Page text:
Eileen Walsh from Cork has already starred in two productions at The Royal Court Theatre to date, in Sarah Kane’s Crave and Sand. Her other theatre credits have seen her star alongside Cillian Murphy in the stage production of Disco Pigs, appear in Hamlet at the Young Vic, feature in Macbeth at the Abbey Theatre and at The National Theatre in Liola. Eileen’s screen work includes the harrowing Magalene Sisters and Nicholas Nickleby.
The Irish World catch up with Eileen just as preparations move into the space: “We start dealing with sets, actual walls, things flying in. You suddenly realise, ‘I can’t do that quick change’ because we’re all playing a couple of different characters so there’ll be a lot of running around backstage, looking for costumes and everything so it’s all about timing for the next few days.
“There are two main characters that I’m playing, one is Jake’s mother. When Anonymous, their massive hacking group were finally discovered, they turned out to be two very young teenage boys, one in a small house in Shetland so I’m playing his mother.
“Then I play one of the American hackers who’s called Jennifer Emick. None of the other hackers really like her because she ended up doxing which is naming one of the main men in Anonymous and obviously that’s one of the worst things you could do, that’s like snitching. She gave the FBI his name, address, social security number. They then got revenge on her and it all became very bitter and aggressive but she’s still out there, she’s still working in the industry. Amazing, it’s kind of odd playing somebody who is a real person. That’s always challenging.”
What must add to the challenge must be the fact that Eileen has to play Jennifer’s real online persona: “Everybody that you will see will be though Jake or Mustafa’s eyes so it’s their impression of these people and who you are online is very different to who you are offline so you’ve got lots of these young boys who can be big men online. My hacker, online, thinks she is much cooler than she is I think which ends up being quite naff. The person who tries to be the coolest is the least cool in the room.”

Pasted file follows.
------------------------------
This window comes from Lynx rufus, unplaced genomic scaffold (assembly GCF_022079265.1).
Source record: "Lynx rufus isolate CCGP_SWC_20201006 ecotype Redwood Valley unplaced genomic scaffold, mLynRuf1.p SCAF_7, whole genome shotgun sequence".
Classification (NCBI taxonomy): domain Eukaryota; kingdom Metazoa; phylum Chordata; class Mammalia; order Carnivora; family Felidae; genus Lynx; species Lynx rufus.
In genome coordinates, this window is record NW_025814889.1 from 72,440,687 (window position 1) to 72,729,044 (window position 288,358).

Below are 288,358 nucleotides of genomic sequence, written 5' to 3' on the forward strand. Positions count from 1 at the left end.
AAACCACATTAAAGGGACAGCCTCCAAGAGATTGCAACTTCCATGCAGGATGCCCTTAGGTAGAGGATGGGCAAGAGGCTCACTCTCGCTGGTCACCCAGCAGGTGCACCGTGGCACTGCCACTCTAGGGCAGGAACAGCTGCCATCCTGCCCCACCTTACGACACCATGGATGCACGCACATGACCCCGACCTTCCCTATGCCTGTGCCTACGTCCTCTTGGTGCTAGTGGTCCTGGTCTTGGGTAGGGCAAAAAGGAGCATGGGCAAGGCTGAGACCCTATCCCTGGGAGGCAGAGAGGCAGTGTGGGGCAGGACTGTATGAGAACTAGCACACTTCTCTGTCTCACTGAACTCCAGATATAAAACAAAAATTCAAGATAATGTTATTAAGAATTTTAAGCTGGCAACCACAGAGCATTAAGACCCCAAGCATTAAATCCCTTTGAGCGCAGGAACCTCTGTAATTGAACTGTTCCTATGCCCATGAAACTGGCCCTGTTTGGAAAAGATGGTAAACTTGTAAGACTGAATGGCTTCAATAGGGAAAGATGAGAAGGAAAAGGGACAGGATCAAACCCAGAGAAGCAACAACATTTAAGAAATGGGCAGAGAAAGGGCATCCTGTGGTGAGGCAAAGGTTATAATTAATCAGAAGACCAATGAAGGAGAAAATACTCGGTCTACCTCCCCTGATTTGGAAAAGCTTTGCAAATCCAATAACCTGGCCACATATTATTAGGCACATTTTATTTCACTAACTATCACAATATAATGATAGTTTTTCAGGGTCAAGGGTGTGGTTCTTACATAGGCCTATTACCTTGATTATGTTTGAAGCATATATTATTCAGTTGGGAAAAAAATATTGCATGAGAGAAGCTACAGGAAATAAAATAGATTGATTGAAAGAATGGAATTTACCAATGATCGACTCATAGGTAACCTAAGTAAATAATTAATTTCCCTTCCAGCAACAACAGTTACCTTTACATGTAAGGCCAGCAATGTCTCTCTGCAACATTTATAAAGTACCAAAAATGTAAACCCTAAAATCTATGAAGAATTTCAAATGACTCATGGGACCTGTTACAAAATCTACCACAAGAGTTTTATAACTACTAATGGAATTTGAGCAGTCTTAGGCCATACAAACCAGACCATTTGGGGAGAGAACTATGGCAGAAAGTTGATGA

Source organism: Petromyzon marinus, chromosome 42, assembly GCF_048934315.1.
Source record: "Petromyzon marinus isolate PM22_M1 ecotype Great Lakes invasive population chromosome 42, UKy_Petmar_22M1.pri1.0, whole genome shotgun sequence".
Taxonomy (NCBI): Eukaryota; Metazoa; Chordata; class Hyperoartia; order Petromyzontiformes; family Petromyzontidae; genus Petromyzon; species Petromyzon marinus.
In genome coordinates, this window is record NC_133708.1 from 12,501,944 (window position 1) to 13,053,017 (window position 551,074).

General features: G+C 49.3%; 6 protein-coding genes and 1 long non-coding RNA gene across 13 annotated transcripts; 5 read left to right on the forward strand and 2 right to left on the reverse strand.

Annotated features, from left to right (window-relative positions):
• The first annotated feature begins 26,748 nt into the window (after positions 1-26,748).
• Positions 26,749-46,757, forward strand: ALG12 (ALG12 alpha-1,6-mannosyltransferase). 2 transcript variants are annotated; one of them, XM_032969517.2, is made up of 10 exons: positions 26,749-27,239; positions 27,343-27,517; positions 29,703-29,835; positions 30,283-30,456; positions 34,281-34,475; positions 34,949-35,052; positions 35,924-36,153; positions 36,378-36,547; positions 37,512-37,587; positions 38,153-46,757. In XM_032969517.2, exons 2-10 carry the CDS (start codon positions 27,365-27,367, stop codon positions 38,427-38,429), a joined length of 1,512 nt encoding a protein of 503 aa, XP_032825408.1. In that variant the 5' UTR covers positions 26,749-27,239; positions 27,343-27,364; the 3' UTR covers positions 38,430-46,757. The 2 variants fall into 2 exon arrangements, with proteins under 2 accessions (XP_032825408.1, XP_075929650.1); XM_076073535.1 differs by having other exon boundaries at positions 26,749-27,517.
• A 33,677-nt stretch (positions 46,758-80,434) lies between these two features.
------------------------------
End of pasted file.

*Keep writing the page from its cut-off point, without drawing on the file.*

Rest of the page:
Although Kerr was able to get in touch with the person his hacker character is based on, Eileen had no desire to do the same: “I wouldn’t be in touch with her because I would be slightly fearful of encouraging them into my life. These people are pretty intense and I think you need to respect them, I don’t want them to come after me or do whatever. At the end of the day I’m just doing my job. Their story is fascinating and I think with mutual respect around it, I don’t want to be in touch with her because I need to tell the story.”
The Magdalene Sisters
Eileen starred in Peter Mullan’s critically acclaimed film, The Magdalene Sisters which highlighted the systematic abuse that took place in the institutions for ‘fallen women’ in Ireland. It would be over a decade after the film made an international impact that the Irish State made a full apology and launched a compensation scheme for those who were physically, sexually, or emotionally abused as children between the 1930s and the 1990s.
Eileen still gets feedback from the 2002 film: “I still get people who spot me in a coffee shop. It’s amazing. I wish I had more work like that but I’m also very grateful that even if you get to do one film that is so strong and as powerful as that then so be it, a lot of people don’t get that chance even. I’m very proud of it and I remain very good friends with those girls still and that itself is a wonderful testament, that now ten years later we’re all still good mates because of it.”
Did Eileen hear from survivors from the institutions themselves? “That happened a lot at the time that people felt the need to come and tell you that they were so grateful that the story was out because they themselves had been in or they were the child of someone who had been in and they were looking for their parents, incredibly sad. I think what Peter did was a massive help to a lot of people just to put it out there.
“It’s interesting. You can be in the middle of rehearsals and finding it all very difficult and tend to go: ‘Come on now, lads. It’s only a job, we’re not saving baby’s lives here so just get the work done’. Then you do something like The Magdalene Sisters, you kinda go, ‘God, you can do something that is like saving babies’ lives as well’. It is about helping women in particular find the strength to stand up and say ‘that happened to me’ and ‘that’s not okay’, and how Ireland has changed because of it nearly. It was definitely a push and it’s a massive thing to be part of.”
For the full feature, see the September 20 Irish World.
Teh Internet is Serious Business runs at The Royal Court Theatre from September 17 to October 25. For more information, go to www.royalcourttheatre.com.